(a) before it has begun, or
(b) after it has begun, at any time before its conclusion.
(6) Where a certificate issued in relation to an inquest is revoked—
(a) if subsection (1) of section 18 applies in relation to the inquest, the coroner must cause a jury to be summoned in accordance with that subsection, and
(b) otherwise, if it appears to the coroner that it is desirable to summon a jury, the coroner may cause a jury to be summoned in accordance with that subsection.
(7) If a jury is summoned—
(a) the coroner must proceed in all respects as if the inquest had not previously begun, and
(b) the provisions of this Act apply accordingly as if that were the case.”.
(4) This section has effect in relation to inquests that have begun, but have not been concluded, before the day on which it comes into force as well as to inquests beginning on or after that day.’.—[Mr. McNulty.]
Brought up, read the First time and Second time, and added to the Bill.

New Clause 1

Offences related to terrorism: evidence
‘(1) In considering whether a person is involved in terrorism, the Court may take account of any evidence admissible under the Regulation of Investigatory Powers Act 2000 (c. 23).
(2) Schedule [Intercept evidence] (which makes provision for the admissibility of intercept evidence in cases involving terrorism) has effect.’.—[Mr. Heath.]
Brought up, and read the First time.
Mr. Heath: I beg to move, That the clause be read a Second time.
The Chairman: With this it will be convenient to discuss the following: New clause 12—Intercept evidence: regulations
‘(1) The Secretary of State must, by 31st July 2010, make regulations which make provision for the use of “intercept evidence” and “metering evidence” in criminal proceedings.
(2) The regulations made under subsection (1) shall be made by statutory instrument which are subject to the affirmative resolution procedure.’.
New schedule 1—Intercept evidence
Admissibility of intercept and metering evidence
1 (1) Notwithstanding section 17 of the Regulation of Investigatory Powers Act 2000 (c. 23) (“RIPA”), evidence of—
(a) the contents of an intercepted communication (“intercept evidence”), and
(b) communications data (“metering evidence”),
shall be admissible in criminal proceedings to which this paragraph applies.
(2) This paragraph applies to—
(a) proceedings in respect of serious crime, and
(b) proceedings in respect of an offence or offences relating to terrorism.
(3) An application for permission to introduce intercept evidence or metering evidence, or both, may be made by the prosecution for the purpose of conducting a criminal prosecution to which this paragraph applies, and not otherwise.
(4) Unless and until an application has been made by the prosecution in any such proceedings the provisions of section 17 of RIPA (exclusion of matters from legal proceedings) shall continue to apply in connection with those proceedings.
Considerations for allowing intercept or metering evidence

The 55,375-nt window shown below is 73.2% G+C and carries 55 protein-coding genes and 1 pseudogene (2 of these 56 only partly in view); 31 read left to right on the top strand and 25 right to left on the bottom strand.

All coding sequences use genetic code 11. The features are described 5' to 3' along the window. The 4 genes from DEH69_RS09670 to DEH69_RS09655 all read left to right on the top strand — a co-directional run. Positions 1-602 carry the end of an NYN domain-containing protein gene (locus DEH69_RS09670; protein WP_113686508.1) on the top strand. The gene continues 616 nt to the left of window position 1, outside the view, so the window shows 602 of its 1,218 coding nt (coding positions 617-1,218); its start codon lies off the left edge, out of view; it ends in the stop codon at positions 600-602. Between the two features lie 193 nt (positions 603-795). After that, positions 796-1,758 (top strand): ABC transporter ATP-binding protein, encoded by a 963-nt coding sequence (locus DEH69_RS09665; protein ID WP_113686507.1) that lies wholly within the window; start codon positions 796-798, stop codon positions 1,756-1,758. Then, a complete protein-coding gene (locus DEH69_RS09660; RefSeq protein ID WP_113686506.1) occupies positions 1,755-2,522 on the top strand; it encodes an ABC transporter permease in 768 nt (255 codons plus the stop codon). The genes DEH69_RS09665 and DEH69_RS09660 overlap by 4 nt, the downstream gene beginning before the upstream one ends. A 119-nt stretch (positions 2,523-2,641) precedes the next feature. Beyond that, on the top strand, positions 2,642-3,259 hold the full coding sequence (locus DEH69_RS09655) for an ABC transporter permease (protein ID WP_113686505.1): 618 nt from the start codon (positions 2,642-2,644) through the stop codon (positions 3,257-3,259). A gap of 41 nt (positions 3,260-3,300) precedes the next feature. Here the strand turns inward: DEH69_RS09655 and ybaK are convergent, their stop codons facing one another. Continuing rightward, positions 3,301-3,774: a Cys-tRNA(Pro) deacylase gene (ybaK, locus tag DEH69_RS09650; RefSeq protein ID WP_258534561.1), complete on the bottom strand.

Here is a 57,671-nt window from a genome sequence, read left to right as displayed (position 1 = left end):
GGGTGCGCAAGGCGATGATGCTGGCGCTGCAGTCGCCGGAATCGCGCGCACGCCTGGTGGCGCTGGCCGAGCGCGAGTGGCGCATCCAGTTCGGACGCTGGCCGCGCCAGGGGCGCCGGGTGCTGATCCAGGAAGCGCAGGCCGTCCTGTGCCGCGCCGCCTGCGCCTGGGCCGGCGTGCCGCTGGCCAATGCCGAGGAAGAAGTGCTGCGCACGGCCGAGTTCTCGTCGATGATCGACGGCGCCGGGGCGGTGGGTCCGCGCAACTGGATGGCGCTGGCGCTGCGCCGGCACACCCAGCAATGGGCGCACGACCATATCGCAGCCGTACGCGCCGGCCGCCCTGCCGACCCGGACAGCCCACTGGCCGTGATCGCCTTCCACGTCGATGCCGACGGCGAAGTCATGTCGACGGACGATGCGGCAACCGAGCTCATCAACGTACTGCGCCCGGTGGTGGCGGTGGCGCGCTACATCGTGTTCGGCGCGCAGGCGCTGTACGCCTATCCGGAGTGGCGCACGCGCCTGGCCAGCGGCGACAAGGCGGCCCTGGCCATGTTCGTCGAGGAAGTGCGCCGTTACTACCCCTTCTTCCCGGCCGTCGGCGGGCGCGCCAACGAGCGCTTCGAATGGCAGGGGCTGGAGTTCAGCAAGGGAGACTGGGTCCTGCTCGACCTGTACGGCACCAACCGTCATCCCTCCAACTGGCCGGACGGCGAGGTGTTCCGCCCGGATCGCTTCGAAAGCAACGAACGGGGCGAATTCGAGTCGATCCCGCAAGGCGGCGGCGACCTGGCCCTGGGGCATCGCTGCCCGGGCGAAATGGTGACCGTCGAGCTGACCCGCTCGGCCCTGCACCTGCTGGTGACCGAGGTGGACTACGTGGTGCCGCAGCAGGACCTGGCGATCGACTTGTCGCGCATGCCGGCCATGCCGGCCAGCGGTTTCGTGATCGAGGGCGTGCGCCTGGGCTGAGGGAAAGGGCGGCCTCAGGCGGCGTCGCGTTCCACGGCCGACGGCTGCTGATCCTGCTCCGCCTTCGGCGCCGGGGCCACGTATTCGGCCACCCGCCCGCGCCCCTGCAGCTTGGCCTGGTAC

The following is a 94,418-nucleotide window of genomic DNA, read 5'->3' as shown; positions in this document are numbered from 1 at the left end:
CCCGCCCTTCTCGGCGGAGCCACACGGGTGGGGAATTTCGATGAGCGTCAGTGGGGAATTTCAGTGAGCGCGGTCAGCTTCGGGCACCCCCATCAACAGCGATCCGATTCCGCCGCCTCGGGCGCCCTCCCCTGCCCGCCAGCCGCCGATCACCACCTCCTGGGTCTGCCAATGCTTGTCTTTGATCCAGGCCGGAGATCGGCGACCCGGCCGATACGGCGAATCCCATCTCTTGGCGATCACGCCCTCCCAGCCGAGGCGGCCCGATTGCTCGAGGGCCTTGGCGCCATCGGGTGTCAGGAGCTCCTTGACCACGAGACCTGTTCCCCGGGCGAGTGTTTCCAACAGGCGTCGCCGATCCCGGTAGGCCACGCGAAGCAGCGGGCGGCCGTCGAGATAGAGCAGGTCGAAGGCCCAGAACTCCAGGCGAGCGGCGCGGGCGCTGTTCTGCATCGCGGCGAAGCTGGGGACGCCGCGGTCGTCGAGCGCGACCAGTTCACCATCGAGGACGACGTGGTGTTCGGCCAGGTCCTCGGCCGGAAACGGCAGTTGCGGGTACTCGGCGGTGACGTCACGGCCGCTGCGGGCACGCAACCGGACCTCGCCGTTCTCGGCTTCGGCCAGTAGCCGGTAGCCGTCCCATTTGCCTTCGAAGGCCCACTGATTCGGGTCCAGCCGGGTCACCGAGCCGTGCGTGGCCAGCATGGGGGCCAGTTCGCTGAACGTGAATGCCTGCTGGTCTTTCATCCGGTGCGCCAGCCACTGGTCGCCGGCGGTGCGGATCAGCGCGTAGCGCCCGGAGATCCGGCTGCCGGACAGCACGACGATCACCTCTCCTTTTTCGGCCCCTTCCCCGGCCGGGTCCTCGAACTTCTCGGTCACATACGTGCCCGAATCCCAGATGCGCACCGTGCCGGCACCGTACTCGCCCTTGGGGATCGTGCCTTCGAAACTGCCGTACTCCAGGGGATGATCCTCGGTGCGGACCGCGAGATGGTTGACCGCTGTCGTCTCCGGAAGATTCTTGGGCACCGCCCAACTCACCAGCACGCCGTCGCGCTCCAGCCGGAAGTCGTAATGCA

2 In deciding whether to admit intercept or metering evidence the court shall take account of all relevant considerations, including in particular—
(a) any application by the Secretary of State to withhold the evidence or part of the evidence on the ground that its disclosure, or the disclosure of facts relating to the obtaining of the evidence, would be contrary to the public interest, and
(b) any submission that the evidence was obtained unlawfully.
3 In this Schedule—
“communications data” has the same meaning as in section 21(4) of RIPA;
“intercepted communication” has the same meaning as in section 4 of RIPA;
“RIPA” means the Regulation of Investigatory Powers Act 2000 (c. 23);
“serious crime” has the same meaning as in section 81(2)(b) of RIPA;
“terrorism” has the same meaning as in the Terrorism Act 2000 (c. 11).
Minor and consequential amendments
4 In section 5(3)(b) of RIPA, for the words “or detecting” substitute “, detecting or prosecuting”.’.
New schedule 4—Intercept evidence (No. 2)—
Admissibility of intercept and metering evidence
5 (1) Notwithstanding section 17 of the Regulation of Investigatory Powers Act 2000 (c. 23) (“RIPA”), evidence of—
(a) the contents of an intercepted communication (“intercept evidence”), and
(b) communications data (“metering evidence”),
shall be admissible in criminal proceedings commenced on or after 31st July 2010 to which this paragraph applies.
(2) This paragraph applies to proceedings in respect of an offence or offences relating to terrorism.
(3) An application for permission to introduce intercept evidence or metering evidence, or both, may be made by the prosecution for the purpose of conducting a criminal prosecution to which this paragraph applies, and not otherwise.
(4) Unless and until an application has been made by the prosecution in any such proceedings the provisions of section 17 of RIPA (exclusion of matters from legal proceedings) shall continue to apply in connection with those proceedings.
Considerations for allowing intercept or metering evidence